A New Neolithic Site in Thessaly (Greece): The Belitsi Magoula

By Vouzaxakis, Konstantinos | Antiquity, March 2001 | Go to article overview

A New Neolithic Site in Thessaly (Greece): The Belitsi Magoula


Vouzaxakis, Konstantinos, Antiquity


The Neolithic period in Thessaly (Greece) was first studied at the beginning of the 20th century by Tsountas (1908). Since then many scholars (Wace & Thompson (1912) and Theocharis (1967; 1973) are the most significant) have worked on the subject, especially in the 1960s and 1970s. During the last 20 years research has not been so intense. Recently, however, public works (i.e. construction of new highways) have caused new large-scale archaeological excavations.

The Neolithic settlement under study is situated about 35 km southwest of the city of Volos, in the lower part of low hills on the north edge of the plain of Almyros, in Thessaly, central Greece. It is a tell (in Thessaly magoula) with a height of no more than 3 m and an area of about 25,000 sq. m.

Although we are still at the beginning of our study some basic points about the settlement are already clear. Finds, especially the pottery and its decoration, date the occupation period to the Middle and Late Neolithic period (about 6000-4500 BC). Unfortunately there is not evidence so far to help us understand if the settlement was occupied uninterruptedly or if there were phases of abandonment as well.

Neolithic people in the area had the opportunity to exploit a varied ecosystem, which offered different economic possibilities including farming and stockbreeding. The local environment during that period is known only by some restricted research in two adjacent lakes, Xenias and Viviis (Bottema 1974; 1978). Finally, the sea, although close to the settlement (about 5 km), does not seem to have played an important role in everyday life.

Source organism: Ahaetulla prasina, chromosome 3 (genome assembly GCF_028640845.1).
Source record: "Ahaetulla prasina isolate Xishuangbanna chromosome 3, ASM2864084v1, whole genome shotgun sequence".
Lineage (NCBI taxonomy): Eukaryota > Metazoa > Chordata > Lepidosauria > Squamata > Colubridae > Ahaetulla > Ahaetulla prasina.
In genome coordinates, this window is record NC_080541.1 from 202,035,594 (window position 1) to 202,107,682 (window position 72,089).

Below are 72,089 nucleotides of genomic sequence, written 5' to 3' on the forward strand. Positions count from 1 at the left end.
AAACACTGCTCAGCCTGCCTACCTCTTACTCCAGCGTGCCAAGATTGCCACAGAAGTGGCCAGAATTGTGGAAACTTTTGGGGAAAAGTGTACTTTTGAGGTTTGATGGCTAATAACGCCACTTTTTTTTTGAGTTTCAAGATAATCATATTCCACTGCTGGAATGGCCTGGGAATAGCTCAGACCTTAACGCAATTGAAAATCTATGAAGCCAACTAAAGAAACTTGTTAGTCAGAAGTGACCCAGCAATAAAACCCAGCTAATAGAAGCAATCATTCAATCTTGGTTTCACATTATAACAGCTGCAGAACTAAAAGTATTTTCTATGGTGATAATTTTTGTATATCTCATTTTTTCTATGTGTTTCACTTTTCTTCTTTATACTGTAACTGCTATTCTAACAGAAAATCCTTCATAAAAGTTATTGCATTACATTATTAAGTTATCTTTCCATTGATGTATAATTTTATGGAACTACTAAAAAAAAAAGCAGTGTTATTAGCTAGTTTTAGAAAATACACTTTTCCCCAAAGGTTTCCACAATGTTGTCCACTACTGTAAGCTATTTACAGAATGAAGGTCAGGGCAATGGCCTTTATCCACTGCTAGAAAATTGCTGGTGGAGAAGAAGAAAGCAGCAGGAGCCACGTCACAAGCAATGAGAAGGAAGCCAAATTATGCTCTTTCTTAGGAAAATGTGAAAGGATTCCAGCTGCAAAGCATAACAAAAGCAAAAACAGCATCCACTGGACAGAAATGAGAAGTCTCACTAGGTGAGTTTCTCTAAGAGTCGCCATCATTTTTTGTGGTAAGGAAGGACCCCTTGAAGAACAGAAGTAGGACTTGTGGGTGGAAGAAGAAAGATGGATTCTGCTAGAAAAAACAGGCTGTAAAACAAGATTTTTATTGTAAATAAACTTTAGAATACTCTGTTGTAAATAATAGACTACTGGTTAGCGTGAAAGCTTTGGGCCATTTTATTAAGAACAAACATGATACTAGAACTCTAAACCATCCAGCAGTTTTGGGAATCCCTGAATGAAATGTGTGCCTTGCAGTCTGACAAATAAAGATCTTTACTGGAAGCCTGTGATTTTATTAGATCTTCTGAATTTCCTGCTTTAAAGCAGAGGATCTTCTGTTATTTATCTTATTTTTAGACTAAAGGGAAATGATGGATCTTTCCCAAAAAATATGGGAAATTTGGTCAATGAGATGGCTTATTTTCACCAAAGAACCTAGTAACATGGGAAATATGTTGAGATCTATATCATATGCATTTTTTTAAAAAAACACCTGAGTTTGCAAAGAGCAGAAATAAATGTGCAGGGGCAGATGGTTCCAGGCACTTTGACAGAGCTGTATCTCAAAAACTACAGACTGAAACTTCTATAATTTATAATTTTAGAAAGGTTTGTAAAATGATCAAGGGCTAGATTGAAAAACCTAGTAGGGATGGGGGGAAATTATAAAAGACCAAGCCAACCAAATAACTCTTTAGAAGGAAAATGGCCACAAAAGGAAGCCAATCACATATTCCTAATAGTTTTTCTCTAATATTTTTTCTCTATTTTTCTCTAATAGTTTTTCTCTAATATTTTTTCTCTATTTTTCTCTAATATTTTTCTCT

There were many amorphous daub lumps from the whole excavation area. Only a few could be interpreted as remains of clay walls. Several preserved prints of the branches or the reeds, which were used for the construction of the houses' wooden frame.

The majority of the artefacts we found are handmade pottery, of which only 10% is decorated (painted or incised). The most representative motives are the Middle Neolithic flame patterns of the so-called `Sesklo' period and the Late Neolithic brown coloured patterns of the so-called `Classical Dimini' period.

Chipped-stone industry seems to have been a very important component of everyday life. Generally, there were two kinds of raw material: flint (82%) and obsidian (18%). We found several kinds of flint, which obviously came from different places around the settlement. Research during the 1970s has indicated that all Thessalian obsidian tools were made from the raw material of the island of Melos (Theocharis 1973; 180), the only Aegean source of this volcanic glass.

In the light of these data we can assess the economic activities of the inhabitants. Agriculture and stockbreeding should have been the major subsistence practices of the community. …

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